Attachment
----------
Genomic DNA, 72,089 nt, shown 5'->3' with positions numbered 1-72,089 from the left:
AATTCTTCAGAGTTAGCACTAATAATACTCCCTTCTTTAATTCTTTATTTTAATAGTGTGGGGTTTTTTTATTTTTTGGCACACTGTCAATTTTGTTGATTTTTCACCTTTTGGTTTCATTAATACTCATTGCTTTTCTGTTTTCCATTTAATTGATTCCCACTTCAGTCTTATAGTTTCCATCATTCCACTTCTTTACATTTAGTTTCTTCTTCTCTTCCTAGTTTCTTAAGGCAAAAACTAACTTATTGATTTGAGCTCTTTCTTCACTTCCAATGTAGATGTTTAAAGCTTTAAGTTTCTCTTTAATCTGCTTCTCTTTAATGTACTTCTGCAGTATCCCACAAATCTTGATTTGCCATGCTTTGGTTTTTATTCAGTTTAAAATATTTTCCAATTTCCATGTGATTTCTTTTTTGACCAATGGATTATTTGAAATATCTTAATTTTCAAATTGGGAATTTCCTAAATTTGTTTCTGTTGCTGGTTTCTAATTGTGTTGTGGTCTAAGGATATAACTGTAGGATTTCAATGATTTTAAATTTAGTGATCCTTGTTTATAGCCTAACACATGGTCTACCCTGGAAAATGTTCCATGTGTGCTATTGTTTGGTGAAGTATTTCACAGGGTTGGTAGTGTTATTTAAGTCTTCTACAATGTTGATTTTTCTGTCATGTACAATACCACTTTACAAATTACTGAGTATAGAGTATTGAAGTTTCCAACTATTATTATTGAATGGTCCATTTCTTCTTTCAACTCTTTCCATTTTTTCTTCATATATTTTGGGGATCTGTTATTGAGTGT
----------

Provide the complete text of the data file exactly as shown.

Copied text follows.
Genomic DNA, 72,089 nt, shown 5'->3' with positions numbered 1-72,089 from the left:
AATTCTTCAGAGTTAGCACTAATAATACTCCCTTCTTTAATTCTTTATTTTAATAGTGTGGGGTTTTTTTATTTTTTGGCACACTGTCAATTTTGTTGATTTTTCACCTTTTGGTTTCATTAATACTCATTGCTTTTCTGTTTTCCATTTAATTGATTCCCACTTCAGTCTTATAGTTTCCATCATTCCACTTCTTTACATTTAGTTTCTTCTTCTCTTCCTAGTTTCTTAAGGCAAAAACTAACTTATTGATTTGAGCTCTTTCTTCACTTCCAATGTAGATGTTTAAAGCTTTAAGTTTCTCTTTAATCTGCTTCTCTTTAATGTACTTCTGCAGTATCCCACAAATCTTGATTTGCCATGCTTTGGTTTTTATTCAGTTTAAAATATTTTCCAATTTCCATGTGATTTCTTTTTTGACCAATGGATTATTTGAAATATCTTAATTTTCAAATTGGGAATTTCCTAAATTTGTTTCTGTTGCTGGTTTCTAATTGTGTTGTGGTCTAAGGATATAACTGTAGGATTTCAATGATTTTAAATTTAGTGATCCTTGTTTATAGCCTAACACATGGTCTACCCTGGAAAATGTTCCATGTGTGCTATTGTTTGGTGAAGTATTTCACAGGGTTGGTAGTGTTATTTAAGTCTTCTACAATGTTGATTTTTCTGTCATGTACAATACCACTTTACAAATTACTGAGTATAGAGTATTGAAGTTTCCAACTATTATTATTGAATGGTCCATTTCTTCTTTCAACTCTTTCCATTTTTTCTTCATATATTTTGGGGATCTGTTATTGAGTGT